Juno Temple, 22, the kind of half-sprite, half-tart only England can produce, reclines on a tattered sofa on a September afternoon, all black eyeliner, wild blond hair and cigarettes. Born to wear chipped nail polish and punked-up vintage dresses, but possessed of a genuine sweetness, too, she speaks from a kewpie-doll mouth with a slight boopy-doop squeak. Sitting next to her, you feel lightly dusted with glitter.
She describes Danielle, her character in the new film Dirty Girl, which opened in select cities yesterday, as a "caterpillar who becomes a butterfly." (She also plays a queen in the 3-D version of The Three Musketeers, which opened yesterday, too.) She tells you she grew up in a "beautiful, magical farmhouse" in Somerset, where she roamed the garden at age four, "allowed to be this fairy princess that I wanted to be." In Los Angeles, where she's lived for the past three years, she adores her "pink boudoir," which she's decorated with a canopy bed, a tiara, and scattered piles of clothes. She also collects skulls – skulls made of glass or clay, skull jewellery, giant purple skull candles – because "human skulls are very beautiful," she says. "Their shape, and the fact that they protect your brain."
She likes to sketch lingerie designs, and has books and books of doodles of "skinny, pointy women in very elaborate underwear." At her co-ed boarding school – where she went at age 13, by her own choice – she once made an underwear set out of an Indian sari for her best friend, "a 6-foot-1 angel," who wore it to great effect around the dorm. She's wanted to act "forever, for as long as I can remember," as well as paint and write – "which I don't do very well, but I like to do it all." She always kept a picture of Marilyn Monroe on her various bedroom walls. She'd love to live in New Orleans or in Paris – "either one would work for me" – and she also longs to do French cinema, but her French isn't good enough yet. And when she repeats, "I just want to do it all," it's in the tones of an artist, not an ambition addict.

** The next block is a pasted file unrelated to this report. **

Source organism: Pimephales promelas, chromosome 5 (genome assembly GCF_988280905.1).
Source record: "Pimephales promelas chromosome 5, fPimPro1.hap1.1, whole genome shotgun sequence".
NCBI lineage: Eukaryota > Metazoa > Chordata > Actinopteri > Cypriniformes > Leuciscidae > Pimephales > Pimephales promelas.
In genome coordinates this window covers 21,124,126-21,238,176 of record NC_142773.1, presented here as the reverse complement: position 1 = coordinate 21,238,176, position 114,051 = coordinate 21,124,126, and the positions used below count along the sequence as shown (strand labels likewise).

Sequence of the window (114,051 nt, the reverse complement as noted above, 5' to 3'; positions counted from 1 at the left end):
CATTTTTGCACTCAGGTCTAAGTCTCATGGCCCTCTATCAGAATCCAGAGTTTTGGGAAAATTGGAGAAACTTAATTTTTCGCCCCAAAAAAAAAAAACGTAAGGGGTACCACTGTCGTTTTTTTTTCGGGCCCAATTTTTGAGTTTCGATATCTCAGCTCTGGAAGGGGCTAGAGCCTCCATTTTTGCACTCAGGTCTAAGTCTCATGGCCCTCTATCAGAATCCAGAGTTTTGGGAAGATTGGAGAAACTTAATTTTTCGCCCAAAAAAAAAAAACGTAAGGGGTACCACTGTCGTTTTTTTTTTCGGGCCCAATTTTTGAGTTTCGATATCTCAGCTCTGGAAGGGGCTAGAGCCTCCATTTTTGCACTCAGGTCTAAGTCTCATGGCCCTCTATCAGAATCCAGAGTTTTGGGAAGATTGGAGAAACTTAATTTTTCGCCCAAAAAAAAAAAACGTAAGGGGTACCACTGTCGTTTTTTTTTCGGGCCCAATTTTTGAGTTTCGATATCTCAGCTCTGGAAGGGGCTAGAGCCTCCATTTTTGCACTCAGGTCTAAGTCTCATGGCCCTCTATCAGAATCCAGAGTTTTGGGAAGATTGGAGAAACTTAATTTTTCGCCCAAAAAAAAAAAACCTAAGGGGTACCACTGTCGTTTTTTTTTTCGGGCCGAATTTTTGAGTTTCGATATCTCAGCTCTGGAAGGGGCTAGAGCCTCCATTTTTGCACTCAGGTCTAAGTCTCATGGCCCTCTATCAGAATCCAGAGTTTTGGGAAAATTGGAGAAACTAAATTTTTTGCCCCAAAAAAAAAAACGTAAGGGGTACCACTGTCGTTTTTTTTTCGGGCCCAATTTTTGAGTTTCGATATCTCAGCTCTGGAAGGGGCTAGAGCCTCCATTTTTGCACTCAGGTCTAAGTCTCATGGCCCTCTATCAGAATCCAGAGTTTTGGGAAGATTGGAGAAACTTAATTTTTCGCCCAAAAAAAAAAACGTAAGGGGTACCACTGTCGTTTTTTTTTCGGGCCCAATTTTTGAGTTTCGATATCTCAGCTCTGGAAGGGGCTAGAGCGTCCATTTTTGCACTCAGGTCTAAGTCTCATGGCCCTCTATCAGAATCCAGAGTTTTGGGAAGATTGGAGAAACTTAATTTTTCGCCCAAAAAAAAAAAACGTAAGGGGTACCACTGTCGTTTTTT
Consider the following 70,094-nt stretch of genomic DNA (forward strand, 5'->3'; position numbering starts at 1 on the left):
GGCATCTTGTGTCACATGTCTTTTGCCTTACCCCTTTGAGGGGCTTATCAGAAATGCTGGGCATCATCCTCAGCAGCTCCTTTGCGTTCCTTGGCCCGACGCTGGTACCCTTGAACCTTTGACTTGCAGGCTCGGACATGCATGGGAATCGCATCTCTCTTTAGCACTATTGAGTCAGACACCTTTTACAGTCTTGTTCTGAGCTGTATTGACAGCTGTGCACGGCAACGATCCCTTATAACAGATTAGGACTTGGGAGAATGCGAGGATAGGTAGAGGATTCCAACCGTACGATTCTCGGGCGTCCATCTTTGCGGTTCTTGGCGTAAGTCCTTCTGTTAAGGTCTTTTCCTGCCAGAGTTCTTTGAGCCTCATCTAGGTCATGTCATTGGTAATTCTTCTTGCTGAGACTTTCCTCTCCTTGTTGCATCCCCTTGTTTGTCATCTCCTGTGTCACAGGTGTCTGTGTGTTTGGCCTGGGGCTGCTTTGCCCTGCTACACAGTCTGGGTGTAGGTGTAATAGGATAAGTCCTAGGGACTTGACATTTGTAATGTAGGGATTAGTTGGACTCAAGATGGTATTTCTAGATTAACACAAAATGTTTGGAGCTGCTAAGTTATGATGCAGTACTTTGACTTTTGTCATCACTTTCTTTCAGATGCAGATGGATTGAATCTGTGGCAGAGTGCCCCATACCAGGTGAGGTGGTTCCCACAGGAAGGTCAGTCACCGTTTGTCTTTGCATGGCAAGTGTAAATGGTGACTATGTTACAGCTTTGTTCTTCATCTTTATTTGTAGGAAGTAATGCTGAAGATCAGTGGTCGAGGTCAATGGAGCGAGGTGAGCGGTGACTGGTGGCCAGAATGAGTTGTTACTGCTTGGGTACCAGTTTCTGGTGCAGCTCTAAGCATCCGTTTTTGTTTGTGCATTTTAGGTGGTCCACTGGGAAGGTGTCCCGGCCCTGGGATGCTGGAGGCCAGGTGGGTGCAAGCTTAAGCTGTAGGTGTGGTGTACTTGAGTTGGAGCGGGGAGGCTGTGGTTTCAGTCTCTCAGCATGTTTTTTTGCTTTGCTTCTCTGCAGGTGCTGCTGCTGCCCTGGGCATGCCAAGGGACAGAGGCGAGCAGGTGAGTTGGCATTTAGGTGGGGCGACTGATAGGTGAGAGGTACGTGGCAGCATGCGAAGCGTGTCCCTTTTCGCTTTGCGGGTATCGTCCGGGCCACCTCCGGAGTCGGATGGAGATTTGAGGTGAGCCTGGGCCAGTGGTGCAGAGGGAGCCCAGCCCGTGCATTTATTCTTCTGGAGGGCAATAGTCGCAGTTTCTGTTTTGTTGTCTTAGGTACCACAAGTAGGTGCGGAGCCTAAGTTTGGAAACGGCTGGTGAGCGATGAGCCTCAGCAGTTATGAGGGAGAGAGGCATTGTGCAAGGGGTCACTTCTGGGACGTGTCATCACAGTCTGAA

Temple's parents were artists, too – her mother, Amanda Pirie, is a producer, and her father, Julien Temple, is a director of feature films ( Absolute Beginners, Earth Girls Are Easy), documentaries (including The Filth and the Fury, one of three docs he made about the Sex Pistols), and music videos (for everyone from David Bowie, the Rolling Stones and the Kinks to Whitney Houston, Bryan Adams and Neil Young). Their door was always open, Temple says, to "extraordinary people" like the late Joe Strummer, co-founder and vocalist of The Clash, who was one of her father's best friends.
From age four, after her parents showed her Cocteau's Beauty and the Beast, Juno vowed to act. Julien cast her in her first two roles, 1998's Vigo: Passion for Life (though her character ended up being cut), and 2000's Pandaemonium, about the fraught relationship between Samuel Coleridge and William Wordsworth. They also took her to the Glastonbury music festival every year.
"I'm lucky I grew up with parents who really encouraged me and my [two younger]brothers to become who we wanted to be," Temple says. "My father is so in it for the passion. He really taught me that. Every job I take, it's because I'm passionate about it, and I don't ever want to change that." She hopes he'll direct her again.